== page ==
In 1848, the British East India Co. gave botanist Robert Fortune a mission: Smuggle live tea bushes out of China against the emperor’s strict edicts and plant them in the Himalayan foothills of West Bengal, to propagate a new tea industry under British control.
The heist took years. The plants struggled to flourish in Indian soil, 6,000 feet above sea level. But by the close of the 19th century, Darjeeling plantations were growing some of the greatest teas in the world: vibrant brews that embodied a meadow’s worth of fruits and flowers, with a refined airiness that stood in stark contrast to India’s brawny lowland teas. Darjeeling quickly earned the nickname “Champagne of teas,” and its fame grew in the wake of the British colonial retreat.
But today, Darjeeling is suffering. A century and a half of rigid plantation agriculture have taken its toll on the soil. Switching to organic growing methods to meet consumer demand is expensive. The skilled work of overseeing an estate’s production, once a prestigious career for Indians raised in the colonial system, is losing its appeal, and decades of disputes with labour unions have cut harvests dramatically during strikes.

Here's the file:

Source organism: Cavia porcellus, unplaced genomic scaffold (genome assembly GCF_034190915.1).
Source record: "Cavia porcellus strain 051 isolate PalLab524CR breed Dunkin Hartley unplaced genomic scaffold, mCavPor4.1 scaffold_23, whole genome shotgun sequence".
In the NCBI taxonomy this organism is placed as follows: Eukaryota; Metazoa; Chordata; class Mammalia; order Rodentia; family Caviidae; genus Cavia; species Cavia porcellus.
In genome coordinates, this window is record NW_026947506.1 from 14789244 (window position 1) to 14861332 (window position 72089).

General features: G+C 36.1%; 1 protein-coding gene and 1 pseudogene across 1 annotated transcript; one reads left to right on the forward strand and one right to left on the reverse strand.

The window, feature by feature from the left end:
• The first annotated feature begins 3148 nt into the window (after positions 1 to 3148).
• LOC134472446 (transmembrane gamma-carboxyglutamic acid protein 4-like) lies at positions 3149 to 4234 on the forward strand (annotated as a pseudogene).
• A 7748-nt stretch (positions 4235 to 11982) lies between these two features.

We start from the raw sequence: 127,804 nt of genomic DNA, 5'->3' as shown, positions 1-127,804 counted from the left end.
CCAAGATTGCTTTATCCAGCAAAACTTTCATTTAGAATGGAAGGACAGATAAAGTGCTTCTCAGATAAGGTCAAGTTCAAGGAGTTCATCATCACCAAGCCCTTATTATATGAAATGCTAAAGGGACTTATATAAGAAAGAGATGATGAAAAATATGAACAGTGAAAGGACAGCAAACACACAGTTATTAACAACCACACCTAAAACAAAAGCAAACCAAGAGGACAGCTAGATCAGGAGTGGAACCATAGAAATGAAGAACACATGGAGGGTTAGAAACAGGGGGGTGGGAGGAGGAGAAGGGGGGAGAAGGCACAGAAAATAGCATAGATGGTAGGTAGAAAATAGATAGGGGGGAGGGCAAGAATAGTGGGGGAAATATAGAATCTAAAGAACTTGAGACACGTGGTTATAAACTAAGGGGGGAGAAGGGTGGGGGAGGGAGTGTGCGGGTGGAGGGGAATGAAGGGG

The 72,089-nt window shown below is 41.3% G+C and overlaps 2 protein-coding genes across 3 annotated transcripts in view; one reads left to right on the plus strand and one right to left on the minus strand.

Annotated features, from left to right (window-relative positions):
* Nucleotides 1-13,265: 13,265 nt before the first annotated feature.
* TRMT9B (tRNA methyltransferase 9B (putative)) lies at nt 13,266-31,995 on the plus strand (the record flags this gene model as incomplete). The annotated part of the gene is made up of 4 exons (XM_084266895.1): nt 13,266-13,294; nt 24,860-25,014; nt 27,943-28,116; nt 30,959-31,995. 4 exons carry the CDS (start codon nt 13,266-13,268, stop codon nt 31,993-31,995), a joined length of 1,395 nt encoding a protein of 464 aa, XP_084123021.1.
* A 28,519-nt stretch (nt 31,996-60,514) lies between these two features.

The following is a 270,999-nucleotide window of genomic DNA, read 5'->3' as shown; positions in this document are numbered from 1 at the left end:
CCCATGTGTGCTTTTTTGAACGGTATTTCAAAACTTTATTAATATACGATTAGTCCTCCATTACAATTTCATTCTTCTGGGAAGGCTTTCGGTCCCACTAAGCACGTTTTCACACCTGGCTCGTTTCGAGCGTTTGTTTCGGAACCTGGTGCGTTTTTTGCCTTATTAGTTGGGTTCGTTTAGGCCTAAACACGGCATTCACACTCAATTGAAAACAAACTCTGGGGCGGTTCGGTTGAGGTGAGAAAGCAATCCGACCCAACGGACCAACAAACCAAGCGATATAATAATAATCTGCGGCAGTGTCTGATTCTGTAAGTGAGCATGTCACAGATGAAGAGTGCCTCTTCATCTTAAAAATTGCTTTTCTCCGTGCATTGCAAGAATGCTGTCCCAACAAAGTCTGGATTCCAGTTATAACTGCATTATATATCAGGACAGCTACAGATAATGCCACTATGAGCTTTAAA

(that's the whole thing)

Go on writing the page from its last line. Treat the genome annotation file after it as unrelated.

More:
A few hours across the border, however, Nepal’s tea community is in the budding stages of a loose-leaf revolution. Growers are planting tea bushes in the same kind of steep, high-elevation fields that granted Darjeeling its unmatched reputation. Entrepreneurial farmers and factory owners, unburdened by Darjeeling’s colonial-era baggage, are developing remarkable styles of tea all their own at a fraction of the price, often with younger, more vigorous bushes thriving in comparatively richer soil.